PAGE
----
The staff at the Dallas Zoo named their newborn lion cub Behati Moja, which means “lucky one” in Swahili. The cub, the first African lion born at the zoo in 40 years, earned the name. We spoke to Lora Baumhardt, a mammal supervisor at the zoo, about the cub and her mother, the dramatic late March delivery and the careful plan to introduce Behati to her father.
Dallas Observer: This lioness only delivered stillborn cubs before this birth. What went differently?
Baumhardt: When she went into labor, she just had complications. When we intervened, the cubs hadn't survived. Obviously she recovered from the surgery and has done well since then. This time, we had this date marked on the calendar based on conception and a lion's normal gestation period. We just put it on the calendar and decided we were going to do it this day unless she went into labor sooner. Then we were going to go into a C-section at
How is the mother doing?
The mother, Lina, had actually never seen a live cub before. The fact that we were able to successfully introduce the cub back to Lina, and then to take it another step further that the cub has been nursing and Lina has been a really spectacular mom, has far exceeded any expectations that we had of the situation. Lina actually hand raised herself, so she doesn't have any experiences that a parent-raised lion would have. Yeah, she's just done a really amazing job, and the cub's doing awesome, and they're doing really well together.
If you like this story, consider signing up for our email newsletters.
SHOW ME HOW
You have successfully signed up for your selected newsletter(s) - please keep an eye on your mailbox, we're movin' in!
How much is the staff involved with the baby now?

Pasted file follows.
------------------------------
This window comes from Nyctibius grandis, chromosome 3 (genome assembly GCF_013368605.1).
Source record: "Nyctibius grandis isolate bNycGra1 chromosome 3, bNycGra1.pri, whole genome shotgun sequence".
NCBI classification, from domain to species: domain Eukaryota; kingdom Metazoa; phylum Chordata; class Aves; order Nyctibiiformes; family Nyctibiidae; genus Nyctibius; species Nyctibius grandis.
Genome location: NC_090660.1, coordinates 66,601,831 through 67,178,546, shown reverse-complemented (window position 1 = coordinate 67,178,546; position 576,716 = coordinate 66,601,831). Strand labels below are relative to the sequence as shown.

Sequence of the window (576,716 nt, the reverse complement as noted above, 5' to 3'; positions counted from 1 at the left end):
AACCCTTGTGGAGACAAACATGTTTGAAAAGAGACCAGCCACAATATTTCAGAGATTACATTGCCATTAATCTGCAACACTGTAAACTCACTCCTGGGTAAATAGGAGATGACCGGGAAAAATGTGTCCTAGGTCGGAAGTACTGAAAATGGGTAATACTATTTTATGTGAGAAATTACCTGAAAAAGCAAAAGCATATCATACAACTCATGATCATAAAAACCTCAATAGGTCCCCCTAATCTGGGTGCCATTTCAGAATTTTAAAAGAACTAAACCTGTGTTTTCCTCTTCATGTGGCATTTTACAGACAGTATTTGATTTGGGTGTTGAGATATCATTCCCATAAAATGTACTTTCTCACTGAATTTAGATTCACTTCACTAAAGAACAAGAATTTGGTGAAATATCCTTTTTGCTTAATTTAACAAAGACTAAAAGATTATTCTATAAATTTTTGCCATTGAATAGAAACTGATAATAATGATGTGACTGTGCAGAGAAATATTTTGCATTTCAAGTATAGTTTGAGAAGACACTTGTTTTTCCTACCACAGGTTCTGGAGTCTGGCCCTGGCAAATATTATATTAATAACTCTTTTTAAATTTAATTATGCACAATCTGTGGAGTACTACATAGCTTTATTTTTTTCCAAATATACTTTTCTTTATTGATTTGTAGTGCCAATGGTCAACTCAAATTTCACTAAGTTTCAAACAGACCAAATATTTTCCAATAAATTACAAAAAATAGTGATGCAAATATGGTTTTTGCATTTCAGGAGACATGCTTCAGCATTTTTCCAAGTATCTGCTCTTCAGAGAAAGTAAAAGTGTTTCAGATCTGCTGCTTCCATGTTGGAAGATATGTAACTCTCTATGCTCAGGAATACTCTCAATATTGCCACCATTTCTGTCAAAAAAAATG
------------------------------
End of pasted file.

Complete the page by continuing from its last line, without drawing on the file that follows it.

Beyond separating for weighing, we have very little interaction with the cub. Literally just a couple minutes, three to four times a week to get a weight on the cub. Otherwise, everything that we're watching, we're monitoring via cameras, because they're in this den box, kind of like their little house, inside the bigger lion enclosure. They kind of keep the cubs contained and it makes Lina feel like she's separated from everybody else and feel secure. It's really important to us that Lina's able to bond with the cub, and learn how to be a good mom. We're just kind of letting Lina do her own thing.
So, Behati and Lina will live together?
That's our plan. Lions, unlike other cats, are social animals. We're hoping that Bahati will be able to stay with her mom and her aunt hopefully for a really long time. Part of that is dependent on the Species Survival Plan recommendation, whether or not they think that Bahati needs to move to a different institution for breeding or if it's best for her to stay here with them. [Ed. note: The Association of Zoos and Aquariums created the SSP to help ensure the survival of selected species in zoos and aquariums.]
[slideshow-1] Where is the dad, Kamau, in all of this?
He is still there at the building, but it's normal and natural practice for the mom and the baby to stay separated for a few weeks until the baby's a little bit bigger and is more mobile. In the next week or so, we're going to start what we call the howdy process, where the aunt and the dad will be able to look at the cub through a mesh door, so they can kind of go, "Oh, look at you. Aren't you cool?" Then from there in a few weeks, we will introduce the other adults to the cub. That will be a few weeks down the road.
How big will Bahati get?
As a full grown adult female lion weighs about 250 pounds. Right now, she's what, like four and a half pounds or something.